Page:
So, I would encourage you to make sure that a part of your daily time with the Lord is reading this Book. So many people say, "It is hard for me to get stuff out of the Word of God." I think one of the biggest reasons we do not get a lot out of God's Word is because we do not read it enough. I have tried to make it a practice over recent years to get into my system, what I call "megadoses" of the Word of God.

I read once that George Mueller, who was a very busy man, (busy running all those orphanages and praying in all those funds for the orphans in England back in the last century) that he read through the Bible four or five times every year. Now the man prayed a lot, too. I cannot imagine how he did that.

I heard just the other day that there was a church that was dedicating a new building by having church members come and read the Bible out loud, in 30-minute increments. And they planned to read cover to cover through the Bible in, I think, it was just three or four days. Now that was 24 hours around the clock. And I said to myself as I heard that, It doesn't take long really to read through the whole Bible.

Now I do not want to read just to cover a lot of territory, I want to read to find God in here. And as I am reading, I want to say; "What does this passage say, what does it mean, what does God intend for it to mean; and then, how does it apply to my life, and what does God want me to do about what I have just read?" And remember as you get into the Word of God, that the whole point of this Book is to point you to Jesus. If you get through this Book, but you do not get to Him, you have missed the whole point.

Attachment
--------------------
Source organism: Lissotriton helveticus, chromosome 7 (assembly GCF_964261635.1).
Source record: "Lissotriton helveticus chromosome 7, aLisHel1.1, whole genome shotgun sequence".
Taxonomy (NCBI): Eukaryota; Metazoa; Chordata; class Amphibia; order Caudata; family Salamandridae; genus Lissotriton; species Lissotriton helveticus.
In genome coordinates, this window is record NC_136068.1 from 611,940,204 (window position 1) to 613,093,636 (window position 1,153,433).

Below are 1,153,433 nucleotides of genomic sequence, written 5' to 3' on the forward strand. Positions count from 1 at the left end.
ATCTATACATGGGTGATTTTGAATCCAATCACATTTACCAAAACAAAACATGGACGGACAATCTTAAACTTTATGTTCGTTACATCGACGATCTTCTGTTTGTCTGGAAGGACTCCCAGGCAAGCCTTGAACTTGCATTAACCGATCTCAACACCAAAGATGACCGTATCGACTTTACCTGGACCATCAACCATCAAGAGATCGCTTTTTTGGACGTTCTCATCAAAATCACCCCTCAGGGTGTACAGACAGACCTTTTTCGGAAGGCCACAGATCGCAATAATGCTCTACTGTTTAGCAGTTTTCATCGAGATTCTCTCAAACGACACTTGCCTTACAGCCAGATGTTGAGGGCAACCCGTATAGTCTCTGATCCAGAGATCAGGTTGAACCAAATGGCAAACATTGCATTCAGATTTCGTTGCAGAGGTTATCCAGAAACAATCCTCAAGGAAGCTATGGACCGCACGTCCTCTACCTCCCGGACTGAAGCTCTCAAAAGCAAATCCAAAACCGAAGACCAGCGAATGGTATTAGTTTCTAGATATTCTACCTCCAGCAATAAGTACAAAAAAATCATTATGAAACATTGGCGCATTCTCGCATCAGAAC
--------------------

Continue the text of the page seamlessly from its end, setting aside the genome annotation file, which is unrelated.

In fact, from cover to cover, there is a portrait of Jesus if you will look for it carefully, hidden in the words of every page--even in some of those tougher-to-read Old Testament passages that seem to go on and on. Ask God to show you Himself as you read--even in those difficult passages. Read the Word, study it, memorize it, mediate on it. And most importantly, then go from your place, your quiet time, not to be a forgetful hearer but a doer of the Word that you have read. Then having received from God His Word, respond back to Him--in praise as we have said, in thanksgiving, and then in prayer--even turning the Word to prayer.